Guam As It Looks To Me Now

The Busy Streets of Guam (photo by Fred Rodriguez).

?Where America?s day begins,? is how they used to describe Guam years ago. That?s what I once thought, too, during my early visits to the island in the 1970s. Guam always seemed like a marvelous shopping mall to those of us coming from Chuuk, Pohnpei, Yap and less developed islands. We could find everything there we couldn?t access in the smaller islands?air-conditioned movie theaters, fast food places, good restaurants that offered the tomatoes and lettuce and other delights we yearned for back on our own islands.

Guam can be deceptive?it doesn?t seem to be a Pacific island. With its fine dining spots and all the shops and conveniences it offers to the million and a half visitors who come each year to vacation there, the island is much more than palm trees and beaches. Even the local people, who speak unaccented English, somehow just don?t look like islanders. Traffic jams at rush hour, paved roads, limitless channels to choose from on TV?sometimes it really does look like middle America to outsiders.

The colonization of Guam and the rest of the Mariana Islands three and a half centuries ago?far earlier than anywhere else in the Pacific?brought the Catholic faith along with a mishmash of customs from Spain, Mexico and the Philippines. It gave Guam an international character, but it also stripped the island of its dances, its clothing and the other exotic cultural trappings that usually make island cultures so distinctive. When the Festival of the Pacific is held here in May, Guam won?t have the same kind of Pacific displays that most other island nations will be showing off.

I?ve met some young Guamanians who wonder whether Guam has a culture of its own. They think of culture as a collection of picturesque customs?and Guam?s look tame by comparison with New Guinea highlanders or even Tonga and Fiji. But the fact is that Guam does have a vital culture of its own?different in its externals from Chuuk and Pohnpei and other such? places. It took me all of 15 seconds to recognize that. Just get people talking and you?ll pick up on the sense of humor, the way they talk about their own problems, the lavish island generosity, and so much more that reminds me of the other places I?ve lived. This is a Pacific Island society for sure?a little bleached-looking perhaps, but still the genuine article.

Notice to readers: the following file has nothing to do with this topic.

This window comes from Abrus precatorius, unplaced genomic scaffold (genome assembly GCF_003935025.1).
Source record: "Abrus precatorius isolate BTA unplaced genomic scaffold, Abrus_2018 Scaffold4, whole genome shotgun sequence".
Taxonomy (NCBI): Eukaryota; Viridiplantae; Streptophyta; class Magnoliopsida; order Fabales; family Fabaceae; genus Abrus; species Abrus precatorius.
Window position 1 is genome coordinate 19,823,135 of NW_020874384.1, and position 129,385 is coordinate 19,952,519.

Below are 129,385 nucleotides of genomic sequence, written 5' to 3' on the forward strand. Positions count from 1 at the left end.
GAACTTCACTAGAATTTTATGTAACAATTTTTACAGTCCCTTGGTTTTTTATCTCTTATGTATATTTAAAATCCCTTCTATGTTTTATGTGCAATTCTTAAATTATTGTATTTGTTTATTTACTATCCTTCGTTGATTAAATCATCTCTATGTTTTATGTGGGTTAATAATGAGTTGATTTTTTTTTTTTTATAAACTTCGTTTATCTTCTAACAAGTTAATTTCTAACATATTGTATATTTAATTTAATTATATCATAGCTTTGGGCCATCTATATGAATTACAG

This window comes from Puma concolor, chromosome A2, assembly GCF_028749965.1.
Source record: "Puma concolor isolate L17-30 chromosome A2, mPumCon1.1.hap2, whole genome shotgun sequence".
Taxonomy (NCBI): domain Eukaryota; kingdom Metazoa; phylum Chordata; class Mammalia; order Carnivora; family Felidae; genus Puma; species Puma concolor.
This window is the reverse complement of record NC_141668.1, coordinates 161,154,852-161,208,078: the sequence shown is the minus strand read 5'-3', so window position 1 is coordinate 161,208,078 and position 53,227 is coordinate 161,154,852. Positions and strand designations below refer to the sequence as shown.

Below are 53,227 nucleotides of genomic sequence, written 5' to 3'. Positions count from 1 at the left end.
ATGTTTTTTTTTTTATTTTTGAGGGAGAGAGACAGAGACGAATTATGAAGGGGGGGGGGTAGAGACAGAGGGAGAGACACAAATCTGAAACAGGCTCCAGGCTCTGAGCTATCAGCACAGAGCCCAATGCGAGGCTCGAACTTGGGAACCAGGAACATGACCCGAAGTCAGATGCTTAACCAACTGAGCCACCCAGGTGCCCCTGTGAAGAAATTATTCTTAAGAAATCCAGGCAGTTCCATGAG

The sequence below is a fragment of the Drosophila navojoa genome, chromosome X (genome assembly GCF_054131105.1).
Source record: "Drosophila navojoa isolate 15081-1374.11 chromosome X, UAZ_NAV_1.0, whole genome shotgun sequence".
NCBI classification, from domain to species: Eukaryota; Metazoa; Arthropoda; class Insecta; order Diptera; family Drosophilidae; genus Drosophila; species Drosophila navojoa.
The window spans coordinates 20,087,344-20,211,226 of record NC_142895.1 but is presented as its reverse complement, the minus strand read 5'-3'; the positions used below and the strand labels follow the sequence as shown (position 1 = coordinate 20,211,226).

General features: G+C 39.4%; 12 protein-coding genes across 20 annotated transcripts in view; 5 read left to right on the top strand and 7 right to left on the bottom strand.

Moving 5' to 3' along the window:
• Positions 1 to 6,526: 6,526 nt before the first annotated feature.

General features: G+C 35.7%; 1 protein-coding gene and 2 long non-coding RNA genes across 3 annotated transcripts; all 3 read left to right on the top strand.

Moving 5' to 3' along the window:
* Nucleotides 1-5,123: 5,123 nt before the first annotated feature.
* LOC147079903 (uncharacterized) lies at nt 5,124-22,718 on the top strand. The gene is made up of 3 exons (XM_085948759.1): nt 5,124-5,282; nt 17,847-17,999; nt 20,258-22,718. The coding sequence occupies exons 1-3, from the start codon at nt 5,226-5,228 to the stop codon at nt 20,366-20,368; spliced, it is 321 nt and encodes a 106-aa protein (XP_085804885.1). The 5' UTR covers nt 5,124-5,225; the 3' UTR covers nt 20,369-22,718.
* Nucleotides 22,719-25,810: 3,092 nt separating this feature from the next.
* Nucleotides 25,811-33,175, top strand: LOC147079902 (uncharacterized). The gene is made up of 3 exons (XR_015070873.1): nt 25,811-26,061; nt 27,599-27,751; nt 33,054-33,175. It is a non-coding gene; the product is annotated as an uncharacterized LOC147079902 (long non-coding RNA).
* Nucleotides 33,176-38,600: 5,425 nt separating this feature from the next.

In the few months I?ve been living here, I?m getting a sense of what the issues might be for the people of Guam. One is certainly political identity. Today, when most Pacific Islands have their independence, Guam is still an unincorporated US territory. To make matters worse, the people of the island have never even been offered the chance to vote on what they want to become.

So here they sit with mixed feelings?gratitude toward the US for its liberation of the island back in 1944 and its major contribution to the economic growth since, but bewilderment as to when they will be permitted to run their own political household.

I sense much the same feelings regarding the church. The church has become a home, spiritually and culturally, for so many Guamanians today?but its history is tainted, if only because it arrived at the same time as the Spanish flag at the beginning of a period of cultural upheaval.

People here are required to steer between extremes today, just as they always have. At present they find themselves squeezed between two alien populations: the US military with its promised buildup and the economic benefits this will provide, and the thousands of FSM people who have come to the island looking for jobs they can?t find at home.

In the short time I?ve been here, my appreciation for the people here and the complex issues they face has grown. Once I may have thought of the island as not much more than a rest stop after the real battles in Chuuk and Pohnpei tired me out. But no longer.

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About the author

Francis X. Hezel, SJ
Francis X. Hezel, SJ

Francis X. Hezel, SJ, is a Jesuit priest who has lived and worked in Micronesia since 1963. At different times he has served as high school teacher, school administrator, pastor, and regional superior to the Jesuits of Micronesia. He spent thirty years directing the Micronesian Seminar, a non-profit, non-governmental organization based in Pohnpei, Micronesia. He has written and spoken widely about social change and its impact on island societies. He has also written several books on Micronesian history, including The First Taint of Civilization, Strangers in Their Own Land, and The New Shape of Old Island Cultures. His most recent book, Making Sense of Micronesia: The Logic of Pacific Island Culture, is available through University of Hawaii Press.